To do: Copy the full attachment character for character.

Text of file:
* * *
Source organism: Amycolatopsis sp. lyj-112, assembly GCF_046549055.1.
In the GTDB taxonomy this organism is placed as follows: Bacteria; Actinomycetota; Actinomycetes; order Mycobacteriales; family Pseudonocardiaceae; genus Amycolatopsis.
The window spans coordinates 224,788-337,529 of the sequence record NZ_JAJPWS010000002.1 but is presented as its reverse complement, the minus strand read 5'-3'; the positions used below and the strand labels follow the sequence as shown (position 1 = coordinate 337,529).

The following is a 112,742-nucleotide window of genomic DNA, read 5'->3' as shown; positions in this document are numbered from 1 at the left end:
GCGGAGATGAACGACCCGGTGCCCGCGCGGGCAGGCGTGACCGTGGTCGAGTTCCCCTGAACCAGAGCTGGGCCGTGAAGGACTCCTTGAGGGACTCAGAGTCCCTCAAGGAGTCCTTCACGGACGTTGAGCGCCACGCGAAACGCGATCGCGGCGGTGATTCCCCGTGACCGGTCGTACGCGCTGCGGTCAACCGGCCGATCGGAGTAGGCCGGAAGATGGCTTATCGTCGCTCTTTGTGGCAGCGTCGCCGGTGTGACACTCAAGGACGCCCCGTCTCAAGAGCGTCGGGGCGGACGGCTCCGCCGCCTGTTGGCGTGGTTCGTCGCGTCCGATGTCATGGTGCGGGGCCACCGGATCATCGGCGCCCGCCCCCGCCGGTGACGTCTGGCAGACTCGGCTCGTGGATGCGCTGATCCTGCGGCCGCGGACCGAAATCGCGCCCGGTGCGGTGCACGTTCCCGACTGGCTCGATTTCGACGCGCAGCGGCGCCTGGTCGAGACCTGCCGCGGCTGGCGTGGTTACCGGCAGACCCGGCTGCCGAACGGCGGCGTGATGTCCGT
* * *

Source organism: Amycolatopsis sp. lyj-112, assembly GCF_046549055.1.
In the GTDB taxonomy this organism is placed as follows: Bacteria; Actinomycetota; Actinomycetes; order Mycobacteriales; family Pseudonocardiaceae; genus Amycolatopsis.
The window spans coordinates 224,788-337,529 of the sequence record NZ_JAJPWS010000002.1 but is presented as its reverse complement, the minus strand read 5'-3'; the positions used below and the strand labels follow the sequence as shown (position 1 = coordinate 337,529).

The following is a 112,742-nucleotide window of genomic DNA, read 5'->3' as shown; positions in this document are numbered from 1 at the left end:
GCGGAGATGAACGACCCGGTGCCCGCGCGGGCAGGCGTGACCGTGGTCGAGTTCCCCTGAACCAGAGCTGGGCCGTGAAGGACTCCTTGAGGGACTCAGAGTCCCTCAAGGAGTCCTTCACGGACGTTGAGCGCCACGCGAAACGCGATCGCGGCGGTGATTCCCCGTGACCGGTCGTACGCGCTGCGGTCAACCGGCCGATCGGAGTAGGCCGGAAGATGGCTTATCGTCGCTCTTTGTGGCAGCGTCGCCGGTGTGACACTCAAGGACGCCCCGTCTCAAGAGCGTCGGGGCGGACGGCTCCGCCGCCTGTTGGCGTGGTTCGTCGCGTCCGATGTCATGGTGCGGGGCCACCGGATCATCGGCGCCCGCCCCCGCCGGTGACGTCTGGCAGACTCGGCTCGTGGATGCGCTGATCCTGCGGCCGCGGACCGAAATCGCGCCCGGTGCGGTGCACGTTCCCGACTGGCTCGATTTCGACGCGCAGCGGCGCCTGGTCGAGACCTGCCGCGGCTGGCGTGGTTACCGGCAGACCCGGCTGCCGAACGGCGGCGTGATGTCCGT